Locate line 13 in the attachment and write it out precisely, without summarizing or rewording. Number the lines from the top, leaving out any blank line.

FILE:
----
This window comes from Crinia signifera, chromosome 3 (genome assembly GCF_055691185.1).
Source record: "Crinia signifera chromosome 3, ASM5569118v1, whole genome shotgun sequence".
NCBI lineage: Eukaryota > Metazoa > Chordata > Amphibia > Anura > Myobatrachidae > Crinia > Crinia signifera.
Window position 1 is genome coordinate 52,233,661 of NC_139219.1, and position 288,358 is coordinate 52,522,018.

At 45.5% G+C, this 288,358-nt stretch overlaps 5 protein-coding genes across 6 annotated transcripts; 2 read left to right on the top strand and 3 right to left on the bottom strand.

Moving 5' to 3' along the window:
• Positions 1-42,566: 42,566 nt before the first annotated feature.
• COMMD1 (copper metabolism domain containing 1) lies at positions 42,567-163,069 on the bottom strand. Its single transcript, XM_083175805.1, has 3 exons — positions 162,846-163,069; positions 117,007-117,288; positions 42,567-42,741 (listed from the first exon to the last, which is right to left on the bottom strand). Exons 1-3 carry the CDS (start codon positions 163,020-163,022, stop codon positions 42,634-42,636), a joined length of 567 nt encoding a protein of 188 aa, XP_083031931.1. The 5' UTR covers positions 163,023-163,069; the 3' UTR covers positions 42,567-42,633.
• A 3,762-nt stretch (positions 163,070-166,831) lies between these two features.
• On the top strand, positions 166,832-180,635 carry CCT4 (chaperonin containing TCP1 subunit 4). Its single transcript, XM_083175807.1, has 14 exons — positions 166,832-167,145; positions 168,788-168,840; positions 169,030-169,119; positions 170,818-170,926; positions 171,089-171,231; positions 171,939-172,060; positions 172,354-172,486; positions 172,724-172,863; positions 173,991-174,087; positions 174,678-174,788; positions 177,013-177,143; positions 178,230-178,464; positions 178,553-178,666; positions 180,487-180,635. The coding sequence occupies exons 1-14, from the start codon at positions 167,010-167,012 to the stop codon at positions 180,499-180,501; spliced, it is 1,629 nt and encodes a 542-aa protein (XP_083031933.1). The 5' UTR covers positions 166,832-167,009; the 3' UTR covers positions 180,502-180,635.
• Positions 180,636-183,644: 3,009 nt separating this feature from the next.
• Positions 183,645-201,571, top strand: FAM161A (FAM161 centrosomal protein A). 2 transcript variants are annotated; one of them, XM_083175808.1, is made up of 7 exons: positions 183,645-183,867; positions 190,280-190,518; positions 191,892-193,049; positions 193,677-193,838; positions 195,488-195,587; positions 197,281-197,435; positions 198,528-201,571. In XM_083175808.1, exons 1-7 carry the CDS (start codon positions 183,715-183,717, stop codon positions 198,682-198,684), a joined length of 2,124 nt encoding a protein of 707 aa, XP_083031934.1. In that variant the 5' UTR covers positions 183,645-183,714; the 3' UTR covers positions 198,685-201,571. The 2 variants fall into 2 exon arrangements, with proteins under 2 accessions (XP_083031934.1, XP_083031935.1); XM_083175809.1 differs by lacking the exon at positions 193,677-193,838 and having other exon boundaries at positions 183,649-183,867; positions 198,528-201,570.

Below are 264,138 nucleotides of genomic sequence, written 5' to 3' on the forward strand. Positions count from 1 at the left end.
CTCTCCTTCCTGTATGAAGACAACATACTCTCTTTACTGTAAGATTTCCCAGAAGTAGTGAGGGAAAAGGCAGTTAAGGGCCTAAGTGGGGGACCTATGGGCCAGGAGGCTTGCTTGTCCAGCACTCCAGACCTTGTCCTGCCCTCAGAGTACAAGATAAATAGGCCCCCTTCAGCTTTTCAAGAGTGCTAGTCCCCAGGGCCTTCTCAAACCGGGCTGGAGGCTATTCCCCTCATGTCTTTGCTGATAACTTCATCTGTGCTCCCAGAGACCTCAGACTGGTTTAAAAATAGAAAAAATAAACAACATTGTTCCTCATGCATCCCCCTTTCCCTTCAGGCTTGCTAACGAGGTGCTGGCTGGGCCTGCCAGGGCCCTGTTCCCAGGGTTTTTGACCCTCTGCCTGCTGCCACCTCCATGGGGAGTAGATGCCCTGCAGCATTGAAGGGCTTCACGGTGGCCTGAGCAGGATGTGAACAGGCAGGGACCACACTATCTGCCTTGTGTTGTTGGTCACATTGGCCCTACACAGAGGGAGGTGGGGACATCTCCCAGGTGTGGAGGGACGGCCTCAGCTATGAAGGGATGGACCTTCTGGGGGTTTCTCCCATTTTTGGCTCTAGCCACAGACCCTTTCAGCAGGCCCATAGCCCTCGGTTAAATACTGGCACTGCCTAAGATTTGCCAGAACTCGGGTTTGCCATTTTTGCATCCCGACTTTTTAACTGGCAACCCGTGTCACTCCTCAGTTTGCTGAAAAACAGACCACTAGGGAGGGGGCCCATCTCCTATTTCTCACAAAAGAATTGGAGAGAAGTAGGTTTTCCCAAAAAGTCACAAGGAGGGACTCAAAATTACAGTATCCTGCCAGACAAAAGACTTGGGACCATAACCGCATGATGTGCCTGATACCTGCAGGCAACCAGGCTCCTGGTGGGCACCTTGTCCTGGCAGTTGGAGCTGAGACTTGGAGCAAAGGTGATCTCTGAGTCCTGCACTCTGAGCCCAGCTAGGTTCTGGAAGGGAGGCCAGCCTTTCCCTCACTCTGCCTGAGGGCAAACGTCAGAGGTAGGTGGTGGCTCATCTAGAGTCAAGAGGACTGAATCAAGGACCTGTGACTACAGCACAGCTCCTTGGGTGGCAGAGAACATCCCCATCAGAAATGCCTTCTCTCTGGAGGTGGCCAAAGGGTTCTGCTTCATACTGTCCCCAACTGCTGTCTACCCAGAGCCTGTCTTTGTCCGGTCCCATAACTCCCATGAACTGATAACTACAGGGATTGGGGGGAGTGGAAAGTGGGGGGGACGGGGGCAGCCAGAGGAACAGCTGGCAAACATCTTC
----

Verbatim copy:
Below are 264,138 nucleotides of genomic sequence, written 5' to 3' on the forward strand. Positions count from 1 at the left end.